Programme guide

At the opening of the 2018 season, Kirill Petrenko did not miss the opportunity to conduct his future orchestra – at that time still as chief conductor designate. With Richard Stauss’s two tone poems Don Juan and Tod und Verklärung, two works were on the programme which are characterised by a sophisticated, colourful and dazzling instrumentation. They are regarded as showpiece works for orchestra. Ideal for Kirill Petrenko and the Berliner Philharmoniker to unfold the full splendour of orchestral ensemble playing together.

Both works belong to the series of tone poems with which the young Richard Strauss lifted the genre of programme music to new heights and established his name as one of the leading composers of his time. Don Juan, the literary archetype of the Spanish ladies’ man, inspired countless poets and composers. Strauss impressively describes the development of the protagonist, from the impetuous, passionate womaniser to the mentally torn, life-weary man. Tod und Verklärung on the other hand, describes the last hours of a terminally ill man, his pain, his memories of better days, and finally his death. Incidentally, the Berliner Philharmoniker played both works under the direction of the composer shortly after the world premieres in Weimar in 1889 and Eisenach in 1890; as such, they are virtually part of the orchestra’s musical DNA. Strauss owed the fact that he had the opportunity to perform his tone poems in Berlin to his mentor Hans von Bülow, chief conductor of the Philharmoniker at the time. A few days before Strauss conducted his Don Juan, Bülow had already presented the work in one of the orchestra’s subscription concerts, provoking the displeasure of the self-confident composer who wrote to his parents: “So Bülow got the tempi, everything totally wrong, and has no idea of the poetic content [...].”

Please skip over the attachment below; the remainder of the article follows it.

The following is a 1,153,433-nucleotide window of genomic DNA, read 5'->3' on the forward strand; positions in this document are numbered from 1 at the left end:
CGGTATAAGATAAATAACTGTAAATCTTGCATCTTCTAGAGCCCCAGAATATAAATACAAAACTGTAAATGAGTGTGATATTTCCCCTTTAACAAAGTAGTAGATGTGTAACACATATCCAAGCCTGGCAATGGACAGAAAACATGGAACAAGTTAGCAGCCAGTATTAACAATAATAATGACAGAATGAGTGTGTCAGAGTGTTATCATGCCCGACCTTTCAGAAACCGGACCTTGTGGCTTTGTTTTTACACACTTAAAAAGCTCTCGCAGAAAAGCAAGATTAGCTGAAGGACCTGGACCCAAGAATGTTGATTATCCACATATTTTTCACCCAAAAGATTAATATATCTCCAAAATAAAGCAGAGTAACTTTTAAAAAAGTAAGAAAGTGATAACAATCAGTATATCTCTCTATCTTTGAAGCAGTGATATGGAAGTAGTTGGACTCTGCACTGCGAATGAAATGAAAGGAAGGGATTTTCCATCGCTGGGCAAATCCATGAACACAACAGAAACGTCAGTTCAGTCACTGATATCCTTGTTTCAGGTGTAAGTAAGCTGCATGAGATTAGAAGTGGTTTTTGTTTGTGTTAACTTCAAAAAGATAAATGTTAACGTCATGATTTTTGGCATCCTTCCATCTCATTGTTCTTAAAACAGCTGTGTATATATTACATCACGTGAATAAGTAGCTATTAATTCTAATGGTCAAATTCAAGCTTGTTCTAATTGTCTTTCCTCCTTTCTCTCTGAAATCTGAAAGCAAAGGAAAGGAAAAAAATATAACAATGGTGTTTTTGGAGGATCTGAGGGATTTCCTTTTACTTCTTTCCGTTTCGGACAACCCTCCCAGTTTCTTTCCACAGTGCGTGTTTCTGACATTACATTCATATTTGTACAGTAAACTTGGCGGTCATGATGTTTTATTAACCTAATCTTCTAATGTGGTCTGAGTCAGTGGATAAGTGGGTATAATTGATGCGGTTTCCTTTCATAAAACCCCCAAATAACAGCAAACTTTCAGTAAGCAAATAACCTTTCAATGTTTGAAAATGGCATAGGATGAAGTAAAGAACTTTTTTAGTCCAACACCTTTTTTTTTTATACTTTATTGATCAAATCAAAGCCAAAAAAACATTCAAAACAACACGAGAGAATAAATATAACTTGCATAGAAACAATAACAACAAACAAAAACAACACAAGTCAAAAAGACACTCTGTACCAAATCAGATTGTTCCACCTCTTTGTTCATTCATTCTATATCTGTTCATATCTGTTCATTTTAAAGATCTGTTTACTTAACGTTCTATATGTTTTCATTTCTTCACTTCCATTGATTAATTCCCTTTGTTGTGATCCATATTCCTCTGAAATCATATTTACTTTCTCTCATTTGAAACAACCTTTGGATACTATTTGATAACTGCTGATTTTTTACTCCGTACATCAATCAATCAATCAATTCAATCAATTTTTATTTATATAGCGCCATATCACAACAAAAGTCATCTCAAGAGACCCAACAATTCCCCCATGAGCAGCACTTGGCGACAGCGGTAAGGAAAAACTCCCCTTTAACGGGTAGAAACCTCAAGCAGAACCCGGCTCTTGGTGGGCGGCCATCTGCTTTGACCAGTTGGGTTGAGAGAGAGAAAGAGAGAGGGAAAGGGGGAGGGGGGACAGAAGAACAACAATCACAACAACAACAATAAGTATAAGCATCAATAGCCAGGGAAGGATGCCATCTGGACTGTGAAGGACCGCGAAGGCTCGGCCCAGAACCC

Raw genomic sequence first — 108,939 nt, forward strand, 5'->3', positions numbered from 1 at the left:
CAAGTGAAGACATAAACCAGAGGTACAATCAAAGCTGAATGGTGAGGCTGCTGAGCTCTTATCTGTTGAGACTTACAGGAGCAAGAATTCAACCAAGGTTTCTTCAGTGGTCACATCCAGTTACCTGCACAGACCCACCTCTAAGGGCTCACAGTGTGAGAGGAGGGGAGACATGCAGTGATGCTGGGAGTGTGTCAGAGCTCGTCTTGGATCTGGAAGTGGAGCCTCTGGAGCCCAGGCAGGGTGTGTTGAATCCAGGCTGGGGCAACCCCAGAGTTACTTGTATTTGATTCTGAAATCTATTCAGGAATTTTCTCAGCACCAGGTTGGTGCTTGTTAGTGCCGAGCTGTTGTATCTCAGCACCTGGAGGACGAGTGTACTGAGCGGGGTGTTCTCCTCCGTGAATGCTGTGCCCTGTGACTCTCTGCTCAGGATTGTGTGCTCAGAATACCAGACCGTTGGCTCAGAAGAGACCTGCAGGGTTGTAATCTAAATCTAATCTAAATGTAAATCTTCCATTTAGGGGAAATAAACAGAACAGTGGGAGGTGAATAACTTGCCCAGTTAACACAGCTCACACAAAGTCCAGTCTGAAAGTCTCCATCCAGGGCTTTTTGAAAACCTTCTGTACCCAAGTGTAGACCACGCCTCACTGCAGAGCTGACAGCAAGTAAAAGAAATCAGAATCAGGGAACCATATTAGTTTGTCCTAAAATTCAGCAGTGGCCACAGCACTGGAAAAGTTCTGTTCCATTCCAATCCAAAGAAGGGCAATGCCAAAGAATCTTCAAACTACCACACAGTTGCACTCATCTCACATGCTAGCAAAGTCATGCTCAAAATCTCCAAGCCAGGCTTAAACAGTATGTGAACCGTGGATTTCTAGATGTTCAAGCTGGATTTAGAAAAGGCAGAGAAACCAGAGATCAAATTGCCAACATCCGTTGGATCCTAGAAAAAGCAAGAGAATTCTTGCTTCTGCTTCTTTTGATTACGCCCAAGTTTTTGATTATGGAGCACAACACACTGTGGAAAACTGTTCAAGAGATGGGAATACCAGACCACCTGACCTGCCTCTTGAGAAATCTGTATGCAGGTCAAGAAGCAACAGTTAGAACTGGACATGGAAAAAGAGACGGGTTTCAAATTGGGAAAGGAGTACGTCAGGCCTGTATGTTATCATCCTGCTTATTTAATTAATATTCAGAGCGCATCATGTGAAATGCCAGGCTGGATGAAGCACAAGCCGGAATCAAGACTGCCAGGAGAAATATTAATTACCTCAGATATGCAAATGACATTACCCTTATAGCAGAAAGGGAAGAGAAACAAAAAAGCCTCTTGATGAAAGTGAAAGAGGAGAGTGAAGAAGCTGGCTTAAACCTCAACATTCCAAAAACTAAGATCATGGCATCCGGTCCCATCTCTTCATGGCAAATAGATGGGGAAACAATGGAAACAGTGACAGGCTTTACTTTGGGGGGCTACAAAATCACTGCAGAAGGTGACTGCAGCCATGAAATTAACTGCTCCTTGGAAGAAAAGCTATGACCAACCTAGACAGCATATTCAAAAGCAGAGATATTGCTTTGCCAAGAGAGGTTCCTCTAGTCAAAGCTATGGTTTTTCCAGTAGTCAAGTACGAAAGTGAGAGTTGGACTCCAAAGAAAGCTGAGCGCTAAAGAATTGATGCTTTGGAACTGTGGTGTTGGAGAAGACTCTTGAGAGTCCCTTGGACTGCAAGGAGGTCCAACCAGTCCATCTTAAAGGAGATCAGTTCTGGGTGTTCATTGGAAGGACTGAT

When Strauss wrote his two tone poems, he was at the beginning of a phenomenal career; By contrast, Ludwig van Beethoven had already reached the pinnacle of his fame when he composed his Seventh Symphony. With its optimistic, rousing and energetic spirit, it earned thundering applause from the audience at its premiere in 1813. The reviewer of the Wiener allgemeine musikalische Zeitung stated that the symphony “is so clear in every respect, so pleasing and easily comprehensible in every subject, that every music lover, without being a connoisseur, will be powerfully attracted by its beauty and burn with enthusiasm”.

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